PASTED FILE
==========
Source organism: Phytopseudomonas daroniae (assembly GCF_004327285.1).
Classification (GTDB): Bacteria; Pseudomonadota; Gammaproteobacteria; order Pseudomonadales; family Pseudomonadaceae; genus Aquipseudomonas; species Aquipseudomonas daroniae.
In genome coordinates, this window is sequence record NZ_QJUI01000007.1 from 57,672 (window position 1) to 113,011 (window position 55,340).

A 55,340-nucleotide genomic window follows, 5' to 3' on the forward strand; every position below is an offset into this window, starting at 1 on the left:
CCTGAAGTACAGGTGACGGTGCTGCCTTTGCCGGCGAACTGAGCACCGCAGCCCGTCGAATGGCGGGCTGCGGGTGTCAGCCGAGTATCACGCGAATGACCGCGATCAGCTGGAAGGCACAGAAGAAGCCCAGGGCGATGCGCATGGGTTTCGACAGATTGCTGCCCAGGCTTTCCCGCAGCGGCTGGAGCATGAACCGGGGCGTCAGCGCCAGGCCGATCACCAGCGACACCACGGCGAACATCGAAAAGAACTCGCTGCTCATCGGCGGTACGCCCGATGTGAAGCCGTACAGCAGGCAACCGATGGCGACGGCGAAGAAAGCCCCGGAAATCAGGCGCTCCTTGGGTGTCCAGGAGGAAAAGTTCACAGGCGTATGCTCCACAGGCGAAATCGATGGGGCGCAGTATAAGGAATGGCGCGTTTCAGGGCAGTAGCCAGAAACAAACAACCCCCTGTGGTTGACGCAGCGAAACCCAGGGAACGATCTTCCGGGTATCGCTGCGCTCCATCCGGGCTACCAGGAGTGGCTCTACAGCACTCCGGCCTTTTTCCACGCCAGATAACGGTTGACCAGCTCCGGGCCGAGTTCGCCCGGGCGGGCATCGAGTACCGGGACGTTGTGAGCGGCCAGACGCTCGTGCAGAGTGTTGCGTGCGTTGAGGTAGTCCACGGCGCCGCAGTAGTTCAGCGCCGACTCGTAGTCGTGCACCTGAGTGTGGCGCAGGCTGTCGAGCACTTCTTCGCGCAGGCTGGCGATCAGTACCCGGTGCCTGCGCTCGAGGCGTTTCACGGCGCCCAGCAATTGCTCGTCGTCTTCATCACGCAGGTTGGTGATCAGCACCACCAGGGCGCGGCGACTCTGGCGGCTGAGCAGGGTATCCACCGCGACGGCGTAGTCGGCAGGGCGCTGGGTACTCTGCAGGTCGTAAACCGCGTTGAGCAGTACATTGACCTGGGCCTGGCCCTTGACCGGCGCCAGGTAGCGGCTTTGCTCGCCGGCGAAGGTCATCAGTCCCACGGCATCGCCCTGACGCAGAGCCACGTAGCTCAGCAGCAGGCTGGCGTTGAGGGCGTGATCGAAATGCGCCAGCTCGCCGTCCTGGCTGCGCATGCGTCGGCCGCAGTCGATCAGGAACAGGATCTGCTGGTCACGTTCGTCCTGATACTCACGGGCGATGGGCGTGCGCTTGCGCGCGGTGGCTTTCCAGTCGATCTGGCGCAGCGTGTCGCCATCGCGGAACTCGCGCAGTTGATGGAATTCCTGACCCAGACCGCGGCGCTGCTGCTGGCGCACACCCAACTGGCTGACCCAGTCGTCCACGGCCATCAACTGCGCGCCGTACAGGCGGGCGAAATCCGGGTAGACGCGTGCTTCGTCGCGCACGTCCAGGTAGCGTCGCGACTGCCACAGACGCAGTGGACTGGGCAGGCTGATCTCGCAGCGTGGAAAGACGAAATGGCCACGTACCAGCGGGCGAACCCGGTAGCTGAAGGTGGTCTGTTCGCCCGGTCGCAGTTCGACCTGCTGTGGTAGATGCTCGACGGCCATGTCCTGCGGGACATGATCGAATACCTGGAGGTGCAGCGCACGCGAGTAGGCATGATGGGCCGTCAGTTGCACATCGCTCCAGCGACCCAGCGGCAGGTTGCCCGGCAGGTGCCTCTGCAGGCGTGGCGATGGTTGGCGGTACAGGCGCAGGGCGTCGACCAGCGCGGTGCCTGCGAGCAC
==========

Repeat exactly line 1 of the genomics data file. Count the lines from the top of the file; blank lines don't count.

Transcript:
Source organism: Phytopseudomonas daroniae (assembly GCF_004327285.1).